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Block producers EOS New York has proposed cutting down on RAM required to open new accounts thereby cutting costs by 25%.
The EOS block producers have finally found a way to incentivize new users by cutting down the onboarding costs. EOS New York made an official announcement on Thursday saying that 15 block producers have agreed to the new protocol. The new protocol talks about reducing costs for a new account from 4 kibibytes (KiB) to 3 KiB. EOS New York is one of the 21 EOS block producers elected to do transaction verification on the network.
EOS’ Existing Issues
The EOS platform managed to garner a lot of public attention due to its promise of providing better operational capabilities over the Ethereum network. EOS claims that its platform can address scalability issues much better than the Ethereum blockchain.
However, with time the EOS network has turned out to be expensive for developers to launch smart contracts and DApps. The EOS network users have to ultimately bear these costs. Hence getting users onboard to the EOS platform has turned out to be difficult with developers preferring to launch their programs on Ethereum blockchain.
The high cost of RAM has turned out to be a major hurdle thereby making it expensive to open new user accounts. EOS creator Dan Larimer has proposed some changes at the network protocol level to reduce costs. The good thing is a majority of the block producers have unanimously agreed to implement those changes.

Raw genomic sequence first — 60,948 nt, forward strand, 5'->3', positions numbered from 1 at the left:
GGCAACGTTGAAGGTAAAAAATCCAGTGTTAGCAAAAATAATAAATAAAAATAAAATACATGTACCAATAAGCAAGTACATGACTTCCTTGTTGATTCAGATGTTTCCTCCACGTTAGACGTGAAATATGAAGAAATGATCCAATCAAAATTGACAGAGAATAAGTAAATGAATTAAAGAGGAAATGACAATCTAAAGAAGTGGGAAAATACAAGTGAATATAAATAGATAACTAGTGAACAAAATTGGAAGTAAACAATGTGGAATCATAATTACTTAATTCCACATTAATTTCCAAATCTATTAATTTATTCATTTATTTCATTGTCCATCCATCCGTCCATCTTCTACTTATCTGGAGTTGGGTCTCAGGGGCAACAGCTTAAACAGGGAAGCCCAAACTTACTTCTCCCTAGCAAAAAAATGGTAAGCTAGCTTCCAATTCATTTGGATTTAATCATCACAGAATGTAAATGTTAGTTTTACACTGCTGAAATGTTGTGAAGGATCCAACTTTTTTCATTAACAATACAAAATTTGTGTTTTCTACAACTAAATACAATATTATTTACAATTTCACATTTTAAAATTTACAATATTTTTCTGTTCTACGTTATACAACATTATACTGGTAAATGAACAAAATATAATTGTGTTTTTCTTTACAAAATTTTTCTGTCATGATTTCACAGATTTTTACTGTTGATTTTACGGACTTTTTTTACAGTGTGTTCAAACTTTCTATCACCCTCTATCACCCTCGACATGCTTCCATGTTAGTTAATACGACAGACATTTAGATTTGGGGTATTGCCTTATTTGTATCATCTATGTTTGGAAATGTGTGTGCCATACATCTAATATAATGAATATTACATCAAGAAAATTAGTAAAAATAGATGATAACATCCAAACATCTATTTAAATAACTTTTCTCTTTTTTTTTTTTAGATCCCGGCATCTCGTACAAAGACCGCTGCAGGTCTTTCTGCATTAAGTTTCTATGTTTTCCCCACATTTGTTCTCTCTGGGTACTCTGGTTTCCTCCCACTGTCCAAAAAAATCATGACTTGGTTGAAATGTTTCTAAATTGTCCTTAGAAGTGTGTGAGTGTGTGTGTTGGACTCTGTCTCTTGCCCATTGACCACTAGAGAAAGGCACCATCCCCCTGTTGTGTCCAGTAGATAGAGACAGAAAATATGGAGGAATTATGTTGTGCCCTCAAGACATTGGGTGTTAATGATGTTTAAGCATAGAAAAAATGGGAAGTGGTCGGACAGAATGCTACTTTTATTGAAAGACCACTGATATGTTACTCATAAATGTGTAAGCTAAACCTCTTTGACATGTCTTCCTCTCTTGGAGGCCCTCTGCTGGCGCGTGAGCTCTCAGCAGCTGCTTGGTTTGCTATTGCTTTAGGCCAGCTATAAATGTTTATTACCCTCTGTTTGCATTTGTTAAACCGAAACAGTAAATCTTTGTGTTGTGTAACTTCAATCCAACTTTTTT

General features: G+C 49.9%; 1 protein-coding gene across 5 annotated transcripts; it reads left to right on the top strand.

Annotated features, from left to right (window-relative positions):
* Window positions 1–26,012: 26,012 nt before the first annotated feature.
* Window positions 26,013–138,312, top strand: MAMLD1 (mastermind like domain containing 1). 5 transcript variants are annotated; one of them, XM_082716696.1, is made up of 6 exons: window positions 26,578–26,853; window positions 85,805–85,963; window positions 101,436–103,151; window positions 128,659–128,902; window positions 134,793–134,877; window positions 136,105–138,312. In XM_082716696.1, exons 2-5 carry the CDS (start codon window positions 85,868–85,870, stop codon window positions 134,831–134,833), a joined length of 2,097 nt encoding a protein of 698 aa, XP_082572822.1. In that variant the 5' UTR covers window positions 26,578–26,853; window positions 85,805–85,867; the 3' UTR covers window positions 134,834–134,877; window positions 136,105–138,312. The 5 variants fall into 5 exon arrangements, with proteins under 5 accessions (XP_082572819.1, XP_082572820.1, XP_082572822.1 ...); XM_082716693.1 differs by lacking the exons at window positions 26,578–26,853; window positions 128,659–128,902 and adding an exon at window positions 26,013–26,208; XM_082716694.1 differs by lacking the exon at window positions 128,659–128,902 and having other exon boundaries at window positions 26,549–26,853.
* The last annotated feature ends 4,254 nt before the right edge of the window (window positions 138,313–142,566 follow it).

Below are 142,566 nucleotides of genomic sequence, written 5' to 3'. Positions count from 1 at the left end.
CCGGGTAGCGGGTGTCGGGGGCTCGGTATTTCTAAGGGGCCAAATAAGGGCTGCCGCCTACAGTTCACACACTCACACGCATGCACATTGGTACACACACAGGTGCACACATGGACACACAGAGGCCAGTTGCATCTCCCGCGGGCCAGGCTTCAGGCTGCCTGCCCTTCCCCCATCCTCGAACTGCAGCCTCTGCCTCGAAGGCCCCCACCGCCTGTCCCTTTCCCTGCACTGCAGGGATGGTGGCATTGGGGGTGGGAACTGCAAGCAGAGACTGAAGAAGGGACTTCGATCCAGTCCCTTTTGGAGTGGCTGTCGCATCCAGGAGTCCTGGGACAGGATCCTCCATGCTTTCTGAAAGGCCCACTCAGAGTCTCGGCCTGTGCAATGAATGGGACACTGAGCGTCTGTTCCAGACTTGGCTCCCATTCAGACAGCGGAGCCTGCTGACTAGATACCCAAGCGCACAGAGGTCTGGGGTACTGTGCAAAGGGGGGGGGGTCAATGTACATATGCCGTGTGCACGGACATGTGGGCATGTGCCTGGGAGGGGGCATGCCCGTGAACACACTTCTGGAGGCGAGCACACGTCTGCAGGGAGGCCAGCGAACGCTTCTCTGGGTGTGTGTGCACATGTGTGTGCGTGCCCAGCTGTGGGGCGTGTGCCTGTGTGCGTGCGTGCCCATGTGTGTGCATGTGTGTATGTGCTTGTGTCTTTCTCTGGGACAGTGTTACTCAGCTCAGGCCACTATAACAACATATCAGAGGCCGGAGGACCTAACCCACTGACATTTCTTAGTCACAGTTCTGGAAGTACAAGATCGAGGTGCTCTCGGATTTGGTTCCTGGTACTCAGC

EOS Proposed Changes
To cut the onboarding costs, the EOS New York blog posts explains cutting the RAM usage by stating:
“The default EOS blockchain hard-codes a RAM usage of 3 KB per account where 1.5 KB is currently reserved for future expansion. This was an overly conservative estimate. Upon closer auditing of actual RAM usage per account, we have concluded that only 512 bytes are required for each new account. Block.one will provide an update to the system contract that will create 1.5 KB of RAM per account and retroactively offset the overly conservative usage estimate.”
The blog post also emphasizes on the need of making it easy to create new accounts. To push the early adoption, it will also help to get decentralized app developers easily to the platform. The post explains:
“EOS account creation cost is an extremely important aspect of the health of the platform. Many users of EOS decentralized applications are early adopters, people who are eager and willing to spend the time to understand the EOS blockchain. But in the future, users will not be as eager.”
In addition to improving RAM usage, getting CPU is another issue that block developers need to address to get more developers and users on the EOS network. To get this, developers need to make a stake wherein the network participants will delegate EOS tokens to a particular kind of smart contract.
Laimer has also proposed a model to get the CPU but it has yet to be approved by the block producers.